The Centers for Disease Control (CDC) has released abortion data for 2016, indicating that the U.S. abortion rate has continued to decline, a trend that began in 1980. Between 2015 and 2016, both the number of abortions and the abortion rate (the number of abortions per 1,000 U.S. women of childbearing age) decreased by about 2 percent. The decline was fairly consistent, as 33 of the 46 states that reported abortion data saw their numbers decline. This is good news for pro-lifers, and for anyone who wants to see the incidence of abortion decrease.

While much of the analysis of new abortion data typically focuses on short-term trends, the long-term decline in the U.S. abortion rate is even more impressive. According to the CDC, the abortion rate has fallen by more than 25 percent between 2007 and 2016 among the 47 states that reported abortion data consistently during that timespan (excluding California, Maryland, and New Hampshire, which did not report abortion numbers). The data also indicate that the abortion rate has fallen by approximately 50 percent since 1980. The abortion trends reported by the CDC are similar to those shown by estimates from the Guttmacher Institute, which in September released its estimates for U.S. abortion data for 2017.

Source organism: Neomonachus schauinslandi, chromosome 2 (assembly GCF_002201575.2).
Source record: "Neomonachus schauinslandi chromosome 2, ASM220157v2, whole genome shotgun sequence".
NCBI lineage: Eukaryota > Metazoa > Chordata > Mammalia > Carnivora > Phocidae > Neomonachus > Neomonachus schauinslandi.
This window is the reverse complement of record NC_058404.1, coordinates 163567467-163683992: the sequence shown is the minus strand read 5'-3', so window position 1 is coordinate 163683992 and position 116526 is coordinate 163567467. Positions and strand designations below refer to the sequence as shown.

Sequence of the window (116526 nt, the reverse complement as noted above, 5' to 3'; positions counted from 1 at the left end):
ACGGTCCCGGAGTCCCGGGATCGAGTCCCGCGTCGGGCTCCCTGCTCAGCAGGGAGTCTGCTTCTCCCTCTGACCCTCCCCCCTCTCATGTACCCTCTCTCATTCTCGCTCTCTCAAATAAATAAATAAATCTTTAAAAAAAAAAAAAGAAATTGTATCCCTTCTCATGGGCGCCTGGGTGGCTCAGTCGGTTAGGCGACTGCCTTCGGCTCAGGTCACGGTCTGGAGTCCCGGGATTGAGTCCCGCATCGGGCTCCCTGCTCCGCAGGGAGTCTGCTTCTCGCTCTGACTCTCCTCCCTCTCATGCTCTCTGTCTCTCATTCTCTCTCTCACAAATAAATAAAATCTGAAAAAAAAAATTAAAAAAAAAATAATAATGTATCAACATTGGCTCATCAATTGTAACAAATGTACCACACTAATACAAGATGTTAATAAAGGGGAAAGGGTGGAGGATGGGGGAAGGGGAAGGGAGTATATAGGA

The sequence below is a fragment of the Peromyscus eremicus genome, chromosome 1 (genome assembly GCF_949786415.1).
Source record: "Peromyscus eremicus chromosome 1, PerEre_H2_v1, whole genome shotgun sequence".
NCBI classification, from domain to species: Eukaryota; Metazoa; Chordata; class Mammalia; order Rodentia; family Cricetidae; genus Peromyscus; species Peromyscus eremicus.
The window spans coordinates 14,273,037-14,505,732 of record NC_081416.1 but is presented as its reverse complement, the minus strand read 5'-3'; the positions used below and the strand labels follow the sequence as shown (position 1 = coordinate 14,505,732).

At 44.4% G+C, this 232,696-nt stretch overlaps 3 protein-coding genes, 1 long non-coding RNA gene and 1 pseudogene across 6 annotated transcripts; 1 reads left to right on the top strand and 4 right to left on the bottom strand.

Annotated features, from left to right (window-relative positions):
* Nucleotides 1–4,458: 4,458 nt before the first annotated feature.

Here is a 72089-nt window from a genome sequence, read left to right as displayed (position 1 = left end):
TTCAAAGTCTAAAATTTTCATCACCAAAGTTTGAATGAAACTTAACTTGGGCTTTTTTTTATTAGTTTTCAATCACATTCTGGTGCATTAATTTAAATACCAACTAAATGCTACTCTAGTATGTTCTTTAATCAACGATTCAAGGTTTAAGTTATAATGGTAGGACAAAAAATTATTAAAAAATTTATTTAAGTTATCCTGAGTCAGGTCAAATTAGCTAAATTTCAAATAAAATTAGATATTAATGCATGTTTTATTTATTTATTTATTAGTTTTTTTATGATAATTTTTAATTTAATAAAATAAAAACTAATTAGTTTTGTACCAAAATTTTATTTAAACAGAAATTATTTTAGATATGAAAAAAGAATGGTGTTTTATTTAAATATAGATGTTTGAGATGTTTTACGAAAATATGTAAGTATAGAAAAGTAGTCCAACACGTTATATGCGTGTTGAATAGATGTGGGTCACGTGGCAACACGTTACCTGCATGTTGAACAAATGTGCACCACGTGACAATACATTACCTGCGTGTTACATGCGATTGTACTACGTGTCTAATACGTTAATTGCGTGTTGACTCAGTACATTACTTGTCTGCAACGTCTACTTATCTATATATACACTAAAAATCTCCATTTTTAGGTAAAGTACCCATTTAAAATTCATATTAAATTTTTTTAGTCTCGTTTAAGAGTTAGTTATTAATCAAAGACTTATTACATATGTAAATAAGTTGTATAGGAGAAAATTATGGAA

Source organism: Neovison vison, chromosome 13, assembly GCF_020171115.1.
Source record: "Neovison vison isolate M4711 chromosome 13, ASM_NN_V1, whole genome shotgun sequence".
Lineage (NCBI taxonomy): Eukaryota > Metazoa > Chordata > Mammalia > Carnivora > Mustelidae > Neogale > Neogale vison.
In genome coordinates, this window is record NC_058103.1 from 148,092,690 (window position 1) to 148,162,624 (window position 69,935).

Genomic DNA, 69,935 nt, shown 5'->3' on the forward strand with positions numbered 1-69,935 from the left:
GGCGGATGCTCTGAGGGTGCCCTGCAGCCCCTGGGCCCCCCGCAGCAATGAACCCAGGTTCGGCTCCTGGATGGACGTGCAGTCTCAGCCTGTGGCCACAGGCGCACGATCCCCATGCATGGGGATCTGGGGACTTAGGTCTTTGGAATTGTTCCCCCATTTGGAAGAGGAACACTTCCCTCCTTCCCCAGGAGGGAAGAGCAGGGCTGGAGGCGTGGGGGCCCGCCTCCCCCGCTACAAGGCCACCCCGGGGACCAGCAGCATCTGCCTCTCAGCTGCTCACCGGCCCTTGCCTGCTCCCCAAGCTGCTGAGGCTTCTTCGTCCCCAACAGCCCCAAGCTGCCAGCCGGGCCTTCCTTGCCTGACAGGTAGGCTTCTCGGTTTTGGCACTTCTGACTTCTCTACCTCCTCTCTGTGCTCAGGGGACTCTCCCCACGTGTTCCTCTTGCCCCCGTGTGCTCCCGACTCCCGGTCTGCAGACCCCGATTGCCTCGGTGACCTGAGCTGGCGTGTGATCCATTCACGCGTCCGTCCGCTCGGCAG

Most of the media coverage of declining abortion numbers typically credits increased contraception use. But commentators often overlook a key factor in the long-term abortion-rate decline: the fact that a higher percentage of women with unintended pregnancies carry them to term. Data from Guttmacher show that between 1981 and 2011, the percentage of unintended pregnancies that resulted in an abortion fell from approximately 54 percent to 42 percent.